If you want to understand the flavour of Grenada, you need to try this chocolate. Here we find the full expression of the flavour notes only hinted at in the Grenadian cacao sourced through the Goverment controlled monopoly, as tried in the likes of Amedie and the Felchlin made Larry Burdick bar.

Speed eating

Here’s another take on the Grenada flavour. At our public talks, we’ve increasingly been demonstrating ‘slow motion’ and ‘high speed’ chocolate eating  as a way to show people how to eat chocolate. The point is it makes a world of difference to the flavour if you don’t eat chocolate the right way.

Eating super-slow, only melting the chocolate on the tongue with NO chewing at all, you can really get the full flavour experience. The ‘fast’ way is chocolate in the mouth super quick, no smelling, just chew the chocolate and gone in less than ten seconds. Now the cocoa butter has no time to melt and interact with the cacao solids. Fruity flavours tend to be missed and  tannins allowed to reign free. Try it on your favourite chocolate, you may be shocked by the difference.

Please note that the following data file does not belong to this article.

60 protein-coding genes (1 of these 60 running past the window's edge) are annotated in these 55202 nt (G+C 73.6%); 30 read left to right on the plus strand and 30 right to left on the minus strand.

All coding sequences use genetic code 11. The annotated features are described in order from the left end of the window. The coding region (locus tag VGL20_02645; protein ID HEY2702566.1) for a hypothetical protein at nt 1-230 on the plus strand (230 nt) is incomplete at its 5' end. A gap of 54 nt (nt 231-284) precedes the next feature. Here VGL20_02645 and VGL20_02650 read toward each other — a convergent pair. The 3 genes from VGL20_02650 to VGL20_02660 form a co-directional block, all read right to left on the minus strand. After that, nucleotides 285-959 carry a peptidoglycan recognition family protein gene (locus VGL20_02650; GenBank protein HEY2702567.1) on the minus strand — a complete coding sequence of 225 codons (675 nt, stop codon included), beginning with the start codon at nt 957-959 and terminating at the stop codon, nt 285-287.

So Grenada 71% eaten the fast way? (Took me about 11 seconds.) Faint chocolate, not bitter, ginger biscuits, nutty, very fatty after taste, lightly tannic without flavour, tannins increase after time. No hint of figs or toffee, except a hint a minute after eating. Altogether a different chocolate. Remember, eat it slow(ish).

Grenada 71% – the old version

Grenada Chocolate 71% – old style packaging

When Mott gave me samples of the new Grenada 71%, he also wanted me to make a comparison with the old style chocolate, made before the new roaster was in place and sold in the old style horizontal packaging (which was not so supermarket friendly, it seems.)